Red is a loner, and a fugitive (owing to her involvement in the fairy foundling trade in the previous book). She is determined to find her own young brother who was snatched by fairies from the orphanage. Her story is intertwined with that of Tanya, who can see fairies (a rare talent), and has had her own dealings with their realm (again from 13 Treasures).  The girls and Tayna’s friend Fabian  come together to hunt for the titular 13 Curses, represented by the charms ripped from a bracelet given to Tanya by her grandmother. Finding these cursed charms is the only chance Red has of recovering her stolen brother – and their time is running out. The fairies don’t seem too concerned about playing nice and the hidden charms become more perilous as the seconds tick by – Red and her friends are in serious danger.

The suspense is great and the fairy lore is rather dark. I stayed up till the wee hours reading this one. Hachette has a nice PR campaign going and a neat website devoted to the trilogy. I can’t wait to get my hands on the final installment 13 Secrets. I smell a movie …

I’ll be giving my copy away to one lucky person. Leave a comment on this post by midnight on August 28th and you’ll be included in my random drawing. If this is your first comment to my blog, the comment will not post until I approve it. It’s a great book to have on your to-be-read pile. Share the contest with anyone who might be interested.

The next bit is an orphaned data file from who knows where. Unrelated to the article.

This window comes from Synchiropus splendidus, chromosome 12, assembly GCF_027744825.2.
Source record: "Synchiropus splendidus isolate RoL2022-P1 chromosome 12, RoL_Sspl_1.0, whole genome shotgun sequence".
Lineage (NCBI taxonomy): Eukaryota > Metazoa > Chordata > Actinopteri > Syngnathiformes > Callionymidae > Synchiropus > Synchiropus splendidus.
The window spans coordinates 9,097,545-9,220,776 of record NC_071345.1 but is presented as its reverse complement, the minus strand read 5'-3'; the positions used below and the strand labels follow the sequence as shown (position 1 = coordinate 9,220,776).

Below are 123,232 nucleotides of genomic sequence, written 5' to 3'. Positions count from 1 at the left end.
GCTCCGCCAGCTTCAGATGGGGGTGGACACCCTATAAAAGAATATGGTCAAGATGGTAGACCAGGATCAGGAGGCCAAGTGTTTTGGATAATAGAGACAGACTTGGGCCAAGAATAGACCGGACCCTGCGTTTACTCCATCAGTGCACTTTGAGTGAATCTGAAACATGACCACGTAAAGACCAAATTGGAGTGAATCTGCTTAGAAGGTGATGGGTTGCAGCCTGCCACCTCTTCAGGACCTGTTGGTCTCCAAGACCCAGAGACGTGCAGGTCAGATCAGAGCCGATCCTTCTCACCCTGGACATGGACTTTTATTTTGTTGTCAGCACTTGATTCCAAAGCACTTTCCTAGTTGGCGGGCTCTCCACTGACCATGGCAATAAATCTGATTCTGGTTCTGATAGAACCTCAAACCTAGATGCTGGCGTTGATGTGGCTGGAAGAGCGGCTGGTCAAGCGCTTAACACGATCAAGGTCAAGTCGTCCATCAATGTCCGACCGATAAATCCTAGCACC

Genres: Midgrade, YA, Fantasy, Fairy Tales

Things to like about this book: It is very good fantasy! The story is suspenseful and I enjoyed the mythology very much. Rowan grows tremendously as a character and she embraces her positive characteristics – choosing a place to belong and learning to love those around her.

Audience: Middle School and early YA. The real and described violence, seriously menacing tone, kidnappings, and loss of family would make me hesitate before putting it into 3rd grader’s hands.

Reviewed from: ARC provided by publisher.

Louisiana Young Readers’ Choice – Part Deaux – 6th-8th Grade